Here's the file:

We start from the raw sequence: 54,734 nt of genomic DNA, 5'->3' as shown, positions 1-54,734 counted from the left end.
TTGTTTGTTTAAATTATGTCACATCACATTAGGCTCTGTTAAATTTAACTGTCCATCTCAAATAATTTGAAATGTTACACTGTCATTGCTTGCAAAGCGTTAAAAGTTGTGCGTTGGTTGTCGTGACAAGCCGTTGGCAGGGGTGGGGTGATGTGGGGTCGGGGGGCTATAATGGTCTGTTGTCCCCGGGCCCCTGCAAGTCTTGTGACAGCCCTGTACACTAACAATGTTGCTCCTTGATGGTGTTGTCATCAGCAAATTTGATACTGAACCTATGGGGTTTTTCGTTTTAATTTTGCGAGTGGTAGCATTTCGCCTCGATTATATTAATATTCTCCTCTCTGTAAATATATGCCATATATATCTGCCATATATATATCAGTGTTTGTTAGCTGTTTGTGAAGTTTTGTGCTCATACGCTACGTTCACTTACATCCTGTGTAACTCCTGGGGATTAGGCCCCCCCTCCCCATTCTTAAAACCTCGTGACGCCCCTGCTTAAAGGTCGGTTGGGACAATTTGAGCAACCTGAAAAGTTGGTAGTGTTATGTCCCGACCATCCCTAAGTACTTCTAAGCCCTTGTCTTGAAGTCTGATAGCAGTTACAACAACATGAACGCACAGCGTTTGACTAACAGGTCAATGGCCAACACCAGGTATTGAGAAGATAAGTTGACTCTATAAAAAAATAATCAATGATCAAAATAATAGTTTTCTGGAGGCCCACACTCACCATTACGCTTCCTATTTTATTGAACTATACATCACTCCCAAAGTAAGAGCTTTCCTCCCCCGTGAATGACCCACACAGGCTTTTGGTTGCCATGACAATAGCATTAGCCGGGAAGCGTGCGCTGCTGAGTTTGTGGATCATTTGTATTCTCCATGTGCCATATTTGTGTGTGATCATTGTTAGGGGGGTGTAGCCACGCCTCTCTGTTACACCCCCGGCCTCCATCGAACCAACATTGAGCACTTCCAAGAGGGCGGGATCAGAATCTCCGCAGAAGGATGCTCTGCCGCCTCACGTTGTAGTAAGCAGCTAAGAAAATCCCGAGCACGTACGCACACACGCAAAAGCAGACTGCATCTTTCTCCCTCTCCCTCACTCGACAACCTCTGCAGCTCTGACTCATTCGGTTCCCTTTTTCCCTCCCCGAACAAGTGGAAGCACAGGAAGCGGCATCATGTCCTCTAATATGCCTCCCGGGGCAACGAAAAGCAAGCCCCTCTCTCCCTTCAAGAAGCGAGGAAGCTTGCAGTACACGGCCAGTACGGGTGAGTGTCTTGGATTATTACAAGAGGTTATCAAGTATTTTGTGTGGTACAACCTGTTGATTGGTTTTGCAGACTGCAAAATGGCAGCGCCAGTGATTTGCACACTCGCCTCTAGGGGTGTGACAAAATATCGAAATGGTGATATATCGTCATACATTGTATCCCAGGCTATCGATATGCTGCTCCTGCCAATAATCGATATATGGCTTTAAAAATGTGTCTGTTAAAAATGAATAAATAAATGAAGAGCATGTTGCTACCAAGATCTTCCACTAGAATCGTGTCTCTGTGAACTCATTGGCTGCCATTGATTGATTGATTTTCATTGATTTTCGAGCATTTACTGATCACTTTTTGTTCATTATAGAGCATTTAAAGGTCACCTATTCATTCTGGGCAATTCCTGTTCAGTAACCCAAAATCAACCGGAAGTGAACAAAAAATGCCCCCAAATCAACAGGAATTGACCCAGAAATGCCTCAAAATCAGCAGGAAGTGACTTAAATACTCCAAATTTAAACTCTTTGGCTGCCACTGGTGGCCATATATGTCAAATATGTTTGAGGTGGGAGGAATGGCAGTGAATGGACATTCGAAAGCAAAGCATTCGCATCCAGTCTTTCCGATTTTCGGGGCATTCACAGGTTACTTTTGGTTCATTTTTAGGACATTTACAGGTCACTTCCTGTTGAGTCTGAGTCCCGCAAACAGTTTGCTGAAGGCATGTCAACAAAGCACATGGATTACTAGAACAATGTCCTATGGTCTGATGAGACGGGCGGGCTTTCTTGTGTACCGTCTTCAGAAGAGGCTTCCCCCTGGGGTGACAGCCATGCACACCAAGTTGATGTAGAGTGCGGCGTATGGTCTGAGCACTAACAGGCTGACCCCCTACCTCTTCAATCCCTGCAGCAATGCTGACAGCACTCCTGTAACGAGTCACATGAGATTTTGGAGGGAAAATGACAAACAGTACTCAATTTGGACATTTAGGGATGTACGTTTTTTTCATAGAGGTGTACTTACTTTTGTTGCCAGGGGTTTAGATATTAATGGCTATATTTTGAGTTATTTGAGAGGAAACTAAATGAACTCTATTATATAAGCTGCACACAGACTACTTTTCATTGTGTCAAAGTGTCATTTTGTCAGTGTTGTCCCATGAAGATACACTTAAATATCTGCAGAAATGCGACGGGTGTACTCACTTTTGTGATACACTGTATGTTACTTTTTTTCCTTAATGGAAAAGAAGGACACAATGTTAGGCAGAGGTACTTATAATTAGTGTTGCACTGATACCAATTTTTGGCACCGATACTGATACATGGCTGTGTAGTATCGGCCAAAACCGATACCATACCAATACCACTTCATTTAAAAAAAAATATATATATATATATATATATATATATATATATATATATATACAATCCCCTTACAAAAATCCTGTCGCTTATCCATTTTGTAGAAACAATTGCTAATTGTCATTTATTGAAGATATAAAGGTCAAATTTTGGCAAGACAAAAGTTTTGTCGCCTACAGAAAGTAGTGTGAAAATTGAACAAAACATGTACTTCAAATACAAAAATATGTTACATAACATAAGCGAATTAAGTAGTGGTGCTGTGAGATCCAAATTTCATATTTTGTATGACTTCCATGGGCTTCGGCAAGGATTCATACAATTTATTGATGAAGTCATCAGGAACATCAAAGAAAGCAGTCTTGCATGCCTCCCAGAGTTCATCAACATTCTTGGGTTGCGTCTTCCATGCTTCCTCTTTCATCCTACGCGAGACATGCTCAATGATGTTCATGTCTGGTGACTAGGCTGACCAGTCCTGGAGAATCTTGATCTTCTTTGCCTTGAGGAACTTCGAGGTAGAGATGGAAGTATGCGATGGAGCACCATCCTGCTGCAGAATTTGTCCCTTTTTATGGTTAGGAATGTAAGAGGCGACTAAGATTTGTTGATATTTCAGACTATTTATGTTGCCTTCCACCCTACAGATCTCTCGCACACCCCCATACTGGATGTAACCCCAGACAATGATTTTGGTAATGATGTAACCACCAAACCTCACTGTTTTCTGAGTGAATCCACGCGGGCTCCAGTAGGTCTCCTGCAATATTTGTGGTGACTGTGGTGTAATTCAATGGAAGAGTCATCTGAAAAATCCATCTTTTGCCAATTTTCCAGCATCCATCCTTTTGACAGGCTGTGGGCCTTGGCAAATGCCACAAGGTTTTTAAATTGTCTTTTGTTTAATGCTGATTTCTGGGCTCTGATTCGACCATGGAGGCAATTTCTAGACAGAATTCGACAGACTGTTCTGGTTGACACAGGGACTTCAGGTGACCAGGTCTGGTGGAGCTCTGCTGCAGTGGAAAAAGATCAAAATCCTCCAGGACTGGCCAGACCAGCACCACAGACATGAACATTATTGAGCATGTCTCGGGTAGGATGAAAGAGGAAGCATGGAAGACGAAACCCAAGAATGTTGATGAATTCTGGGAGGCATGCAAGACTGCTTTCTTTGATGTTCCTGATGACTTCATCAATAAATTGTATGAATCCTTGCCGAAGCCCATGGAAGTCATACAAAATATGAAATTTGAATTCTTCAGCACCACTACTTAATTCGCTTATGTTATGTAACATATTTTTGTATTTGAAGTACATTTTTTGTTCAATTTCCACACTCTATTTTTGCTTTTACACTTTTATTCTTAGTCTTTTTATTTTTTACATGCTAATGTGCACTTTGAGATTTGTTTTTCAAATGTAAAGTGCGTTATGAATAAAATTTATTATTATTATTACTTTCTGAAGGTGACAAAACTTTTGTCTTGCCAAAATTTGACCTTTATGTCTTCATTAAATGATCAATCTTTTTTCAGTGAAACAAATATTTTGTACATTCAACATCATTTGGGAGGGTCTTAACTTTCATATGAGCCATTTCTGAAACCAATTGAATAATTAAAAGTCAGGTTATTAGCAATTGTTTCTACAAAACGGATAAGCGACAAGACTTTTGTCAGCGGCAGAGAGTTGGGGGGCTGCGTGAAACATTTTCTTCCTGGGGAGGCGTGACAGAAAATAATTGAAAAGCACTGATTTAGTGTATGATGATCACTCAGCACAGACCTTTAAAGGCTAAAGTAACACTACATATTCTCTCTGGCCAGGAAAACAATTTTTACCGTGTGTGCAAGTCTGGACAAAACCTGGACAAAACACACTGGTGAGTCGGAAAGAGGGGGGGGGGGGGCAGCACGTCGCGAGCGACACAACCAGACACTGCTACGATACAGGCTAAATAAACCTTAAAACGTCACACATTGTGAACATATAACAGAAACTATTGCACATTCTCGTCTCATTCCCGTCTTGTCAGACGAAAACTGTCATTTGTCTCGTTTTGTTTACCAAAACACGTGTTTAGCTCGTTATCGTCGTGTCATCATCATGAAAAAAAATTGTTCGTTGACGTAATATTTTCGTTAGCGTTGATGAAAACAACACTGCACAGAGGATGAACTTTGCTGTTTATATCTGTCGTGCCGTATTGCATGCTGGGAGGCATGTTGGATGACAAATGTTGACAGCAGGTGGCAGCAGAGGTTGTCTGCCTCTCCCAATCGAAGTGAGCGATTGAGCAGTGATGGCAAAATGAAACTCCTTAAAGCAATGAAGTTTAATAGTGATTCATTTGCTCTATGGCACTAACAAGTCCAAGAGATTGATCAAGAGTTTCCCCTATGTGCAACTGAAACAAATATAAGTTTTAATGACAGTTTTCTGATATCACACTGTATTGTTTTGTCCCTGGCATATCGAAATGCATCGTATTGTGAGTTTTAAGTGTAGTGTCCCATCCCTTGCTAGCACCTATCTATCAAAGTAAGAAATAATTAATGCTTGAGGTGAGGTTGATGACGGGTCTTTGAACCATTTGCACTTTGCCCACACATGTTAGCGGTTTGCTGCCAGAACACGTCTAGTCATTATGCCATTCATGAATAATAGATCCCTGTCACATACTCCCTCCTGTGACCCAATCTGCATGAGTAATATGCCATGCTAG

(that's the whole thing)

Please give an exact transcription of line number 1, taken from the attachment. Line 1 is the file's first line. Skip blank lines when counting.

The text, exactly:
We start from the raw sequence: 54,734 nt of genomic DNA, 5'->3' as shown, positions 1-54,734 counted from the left end.